Gigabyte GA-Z170X-UD5 Review (Page 3 of 12)

Page 3 - A Closer Look, Board Layout, Test System

Some may call the Gigabyte GA-Z170X-UD5 subtle looking, but I found its understated appearance to be quite attractive in my windowed chassis. Gigabyte has been using flat black soldermask on their lineup for quite a number of years now, but the secondary colors always varied between generations, and even models within the same generation. For the Gigabyte GA-Z170X-UD5, it has taken a page out of the Black Edition series we have first seen in GA-Z97X-UD3H-BK. All of the components are in various shades of monochrome; the only exception is the flat gold stripes and "Ultra Durable" text on the trio of heatsinks. Even the capacitors are custom made to be black in color, which makes it very sleek in my opinion. The GA-Z170X-UD5 is a mainstream performance board, but it certainly carries the classy vibe of a high performance model. While aesthetics are not really an issue when it comes to internal components of a computer compared to the way the board is built and how well it performs, surprisingly it can be a deciding factor for some users. Of course, the comments on the look are just a personal opinion. As it has gained immense popularity for the last couple years, the GA-Z170X-UD5, like all Gigabyte midrange motherboards, features Japanese ultra-low ESR solid state capacitors guaranteed for maximum performance for 10,000 hours. We also have ferrite core chokes and lower RDS(on) MOSFETS for maximum durability and energy efficiency.

As you can see in the photo of the Gigabyte GA-Z170X-UD5 above, the heatsink configuration is very simple. Because the Z170 PCH is a simple chipset with a 6W TDP rating, a simple passive cooler over the chip makes a whole lot of sense. The second heatsink extends over the MOSFETs placed around the processor socket, in which we will cover in just a short moment. Either way, the Gigabyte GA-Z170X-UD5 will work just fine even in cases with not a whole lot of airflow. This is a standard ATX board at 30.5cm by 24.4cm.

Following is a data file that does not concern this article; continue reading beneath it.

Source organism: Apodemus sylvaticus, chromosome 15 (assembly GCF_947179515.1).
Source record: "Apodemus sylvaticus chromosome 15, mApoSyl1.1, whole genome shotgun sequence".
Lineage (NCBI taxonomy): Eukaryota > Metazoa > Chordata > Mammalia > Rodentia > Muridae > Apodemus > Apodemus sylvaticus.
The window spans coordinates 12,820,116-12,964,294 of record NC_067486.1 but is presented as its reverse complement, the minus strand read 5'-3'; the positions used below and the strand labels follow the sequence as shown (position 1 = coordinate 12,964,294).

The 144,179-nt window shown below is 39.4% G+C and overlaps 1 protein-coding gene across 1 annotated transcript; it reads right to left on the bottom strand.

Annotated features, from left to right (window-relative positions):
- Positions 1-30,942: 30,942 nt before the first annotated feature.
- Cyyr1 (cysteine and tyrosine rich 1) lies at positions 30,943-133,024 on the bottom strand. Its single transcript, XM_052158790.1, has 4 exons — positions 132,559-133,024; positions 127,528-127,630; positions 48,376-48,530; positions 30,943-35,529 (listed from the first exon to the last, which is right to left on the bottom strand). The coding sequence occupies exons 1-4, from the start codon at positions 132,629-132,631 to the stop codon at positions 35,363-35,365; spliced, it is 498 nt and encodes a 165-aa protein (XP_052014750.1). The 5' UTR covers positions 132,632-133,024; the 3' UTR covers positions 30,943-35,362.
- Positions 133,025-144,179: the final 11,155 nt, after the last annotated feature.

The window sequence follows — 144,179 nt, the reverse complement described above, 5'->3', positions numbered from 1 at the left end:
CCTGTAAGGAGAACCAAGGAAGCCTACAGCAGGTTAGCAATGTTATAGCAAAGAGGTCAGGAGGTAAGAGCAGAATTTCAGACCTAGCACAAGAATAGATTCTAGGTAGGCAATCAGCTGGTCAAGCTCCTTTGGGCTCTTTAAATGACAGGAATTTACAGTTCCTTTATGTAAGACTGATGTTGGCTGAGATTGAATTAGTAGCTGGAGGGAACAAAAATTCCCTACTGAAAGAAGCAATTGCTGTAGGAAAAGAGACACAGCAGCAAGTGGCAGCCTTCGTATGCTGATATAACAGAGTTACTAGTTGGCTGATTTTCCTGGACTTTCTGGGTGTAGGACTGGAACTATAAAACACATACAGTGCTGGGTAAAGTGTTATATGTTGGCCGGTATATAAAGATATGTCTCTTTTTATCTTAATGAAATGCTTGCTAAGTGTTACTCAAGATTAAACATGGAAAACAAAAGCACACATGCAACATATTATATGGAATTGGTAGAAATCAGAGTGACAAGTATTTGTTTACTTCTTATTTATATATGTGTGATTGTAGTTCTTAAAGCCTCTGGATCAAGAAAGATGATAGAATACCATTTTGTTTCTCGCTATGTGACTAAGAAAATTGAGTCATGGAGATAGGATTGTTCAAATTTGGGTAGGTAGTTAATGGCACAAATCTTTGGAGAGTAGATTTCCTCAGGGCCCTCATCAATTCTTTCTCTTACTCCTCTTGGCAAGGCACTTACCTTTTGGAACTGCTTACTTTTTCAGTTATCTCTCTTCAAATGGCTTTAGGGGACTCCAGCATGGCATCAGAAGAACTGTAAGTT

As with most motherboards, the ATX 4-pin/EPS 8-pin power connector is located horizontally at the top left corner, between the PS/2 rear external block top heatsink segment. It is fairly cramped in this area, but it is one of the better ones I have seen, since it is located right on the edge of the board with nothing in between. This leaves sufficient room for people with average sized fingers to unlatch their cables. A 4-pin fan header is on the left of the power connector. Unless you have a Noctua NH-D15 sitting over your processor or a large water cooling radiator at the top of your case, you should not have a whole lot of issues getting in and out of this area.

Above is a shot of the motherboard at the back. The design is relatively simple and clean; great for those thinking of adding aftermarket CPU cooling solutions. A standard Intel backplate is found here, but all LGA 1151 aftermarket coolers should be designed to work with this backplate in place. Along with the Ultra Durable scheme Gigabyte's performance motherboards are known to have, they also market the board to have two times the amount of copper used on the power and ground layers of the PCB in order to improve both its cooling and power delivery efficiency to its components. With more copper on these layers, current will flow with reduced impedance, and in turn, less power will wasted into heat. The GA-Z170X-UD5 also has a glass fabric PCB, which is weaved in a much tighter fashion than traditional builds. Gigabyte claims this will provide better humidity protection, but I do not think I ever had this problem in the past, haha. The company also markets dedicated anti-ESD protection for Ethernet and USB ports for better reliability. Anti-surge ICs are also placed to protect the motherboard. As always, the RAM socket and expansion card slots uses through hole connectors, as shown in our photo above; SMT (Surface-mount technology) is not capable of withstanding higher mechanical stress required for this purpose.